Ted Cruz versus the 'Hail Satan' crew

The Associated Press provides a nearly perfect example of how media bias works, in a highly tendentious report on the appearance of several prominent Republicans before the pro-life Susan B. Anthony List.  The first two paragraphs of the story set the tone:

Invoking fiery references to Satan, “savagery” and a “culture of death” to criticize their opponents, anti-abortion lawmakers on Wednesday insisted that Republican contenders keep an intense focus on social issues in the upcoming midterm elections and the 2016 presidential race.

Like many abortion opponents, the Susan B. Anthony List is in search of a White House contender who won’t shy from social issues after back-to-back presidential nominees in 2008 and 2012 who focused their campaigns on the economy and came up short. Several potential 2016 candidates were making their pitches in blunt terms, urging the group members to stick to their principles and fight those who would stand in their way.

Clearly reporter Philip Elliott does not like the Susan B. Anthony List, or the speakers who addressed them.  He seeks to convey the impression of a “fiery” revival meeting.  And of course, he won’t do them the courtesy of referring to them as “pro-life,” the way abortion extremists are invariably referred to as “pro-choice,” even when the “choice” discussed by the more daring enthusiasts consists of outright infanticide.  (That very issue comes up later in the story and is portrayed as a dubious “claim” made by speakers at the Susan B. Anthony List event, even though it’s both fairly common and logically defensible to describe extreme late-term abortion procedures as infanticide, and abortion extremists have indeed taken to musing about how fetuses shouldn’t acquire special protections against the power of “choice” just because they get clear of the womb.)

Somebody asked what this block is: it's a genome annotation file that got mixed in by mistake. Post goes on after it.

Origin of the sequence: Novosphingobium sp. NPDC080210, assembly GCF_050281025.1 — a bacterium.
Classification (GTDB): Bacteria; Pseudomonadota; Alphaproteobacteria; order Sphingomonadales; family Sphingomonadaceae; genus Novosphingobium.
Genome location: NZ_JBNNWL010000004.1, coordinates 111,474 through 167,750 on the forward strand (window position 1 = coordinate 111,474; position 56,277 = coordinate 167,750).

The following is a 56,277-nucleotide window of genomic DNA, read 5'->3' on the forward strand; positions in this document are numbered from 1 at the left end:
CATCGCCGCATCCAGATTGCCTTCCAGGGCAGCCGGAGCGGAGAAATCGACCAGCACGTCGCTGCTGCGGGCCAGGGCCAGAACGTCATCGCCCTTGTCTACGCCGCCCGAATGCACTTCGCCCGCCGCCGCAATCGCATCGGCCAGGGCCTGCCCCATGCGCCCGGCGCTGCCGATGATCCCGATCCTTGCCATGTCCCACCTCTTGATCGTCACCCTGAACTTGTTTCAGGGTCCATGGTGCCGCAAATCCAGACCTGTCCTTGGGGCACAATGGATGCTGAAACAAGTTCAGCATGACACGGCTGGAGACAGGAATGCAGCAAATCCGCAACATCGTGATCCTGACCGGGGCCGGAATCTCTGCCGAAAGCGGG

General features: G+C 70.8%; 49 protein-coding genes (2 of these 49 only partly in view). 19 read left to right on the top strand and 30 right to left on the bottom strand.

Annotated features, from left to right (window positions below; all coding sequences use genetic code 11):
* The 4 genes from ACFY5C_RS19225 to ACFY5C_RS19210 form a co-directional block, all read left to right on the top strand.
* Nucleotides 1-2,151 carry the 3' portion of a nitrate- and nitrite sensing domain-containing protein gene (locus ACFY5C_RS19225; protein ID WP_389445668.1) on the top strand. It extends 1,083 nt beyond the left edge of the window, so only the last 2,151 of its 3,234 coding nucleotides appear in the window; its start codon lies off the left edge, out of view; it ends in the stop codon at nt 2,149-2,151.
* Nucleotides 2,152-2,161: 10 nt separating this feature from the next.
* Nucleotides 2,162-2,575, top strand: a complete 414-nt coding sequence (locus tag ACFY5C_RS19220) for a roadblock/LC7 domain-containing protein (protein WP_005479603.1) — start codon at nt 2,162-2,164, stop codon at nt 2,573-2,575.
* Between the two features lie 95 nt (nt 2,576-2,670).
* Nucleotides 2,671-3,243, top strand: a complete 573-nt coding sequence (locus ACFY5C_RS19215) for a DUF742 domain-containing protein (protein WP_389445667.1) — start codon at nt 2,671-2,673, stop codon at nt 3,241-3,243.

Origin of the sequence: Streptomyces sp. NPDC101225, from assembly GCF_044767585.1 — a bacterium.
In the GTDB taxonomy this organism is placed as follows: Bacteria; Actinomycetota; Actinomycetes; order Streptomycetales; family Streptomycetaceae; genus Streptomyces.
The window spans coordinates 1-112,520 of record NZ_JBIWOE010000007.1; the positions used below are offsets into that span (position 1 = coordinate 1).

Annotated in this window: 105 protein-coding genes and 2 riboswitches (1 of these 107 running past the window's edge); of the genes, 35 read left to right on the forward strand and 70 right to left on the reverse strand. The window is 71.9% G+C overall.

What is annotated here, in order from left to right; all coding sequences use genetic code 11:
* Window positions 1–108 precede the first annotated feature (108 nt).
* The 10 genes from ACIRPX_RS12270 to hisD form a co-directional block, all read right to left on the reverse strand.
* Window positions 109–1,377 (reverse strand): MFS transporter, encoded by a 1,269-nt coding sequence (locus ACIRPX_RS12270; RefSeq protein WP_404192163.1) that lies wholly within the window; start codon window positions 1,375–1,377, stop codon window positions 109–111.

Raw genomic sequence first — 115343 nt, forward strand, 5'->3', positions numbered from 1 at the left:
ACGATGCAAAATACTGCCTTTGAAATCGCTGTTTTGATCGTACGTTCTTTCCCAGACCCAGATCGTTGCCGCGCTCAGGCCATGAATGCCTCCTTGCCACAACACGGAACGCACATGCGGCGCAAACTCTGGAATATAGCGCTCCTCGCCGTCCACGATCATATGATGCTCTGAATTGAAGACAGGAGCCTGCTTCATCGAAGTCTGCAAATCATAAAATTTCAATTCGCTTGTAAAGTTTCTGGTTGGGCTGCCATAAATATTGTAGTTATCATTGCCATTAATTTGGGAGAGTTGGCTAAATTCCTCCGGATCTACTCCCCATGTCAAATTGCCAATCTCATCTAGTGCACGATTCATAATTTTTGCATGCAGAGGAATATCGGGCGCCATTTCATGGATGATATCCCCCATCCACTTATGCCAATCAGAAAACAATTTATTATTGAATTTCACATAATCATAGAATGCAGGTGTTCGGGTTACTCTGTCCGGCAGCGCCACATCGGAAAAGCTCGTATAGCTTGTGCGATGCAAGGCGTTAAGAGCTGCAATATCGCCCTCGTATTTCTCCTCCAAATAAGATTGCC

However, that first paragraph was originally worded differently.  The version linked above includes an explicit correction, but many other versions of the AP story floating around on thousands of websites were corrected by stealth, and there are doubtless copies that have never been corrected at all.  And even the correction is disingenuous.

Here’s what Paragraph One originally said:

Calling their opponents Satan worshippers and savages, anti-abortion lawmakers on Wednesday insisted that Republican contenders keep an intense focus on social issues in the upcoming midterm elections and the 2016 presidential race.

Wow, which one of those crazy Bible-thumping anti-choicers called the noble and selfless champions of a Woman’s Right to Choose “Satan worshippers?”  Why, it was none other than Senator Ted Cruz.  But he didn’t call anyone a “Satan worshipper.”  He accurately stated that protesters during the Wendy Davis “filibuster” saga chanted “Hail Satan” to drown out pro-lifers.  This is a matter of objective fact, not anyone’s opinion.  There are video recordings of the incident:

The body of the AP story goes into more detail about what Cruz said, but still avoids informing readers that he is delivering a 100 percent factual account of the event he describes.  It was still made to sound like something he’s asserting without evidence, or perhaps exaggerating.

The correction, if you’re lucky enough to stumble on a version of the AP’s false report that includes it, reads as follows:

In some versions of a story March 12 about possible Republican presidential contenders talking about abortion, The Associated Press reported erroneously that they called abortion rights activists Satan worshippers. Sen. Ted Cruz, R-Texas, said abortion rights activists had chanted “Hail, Satan,” referencing a rally last year in Austin, Texas.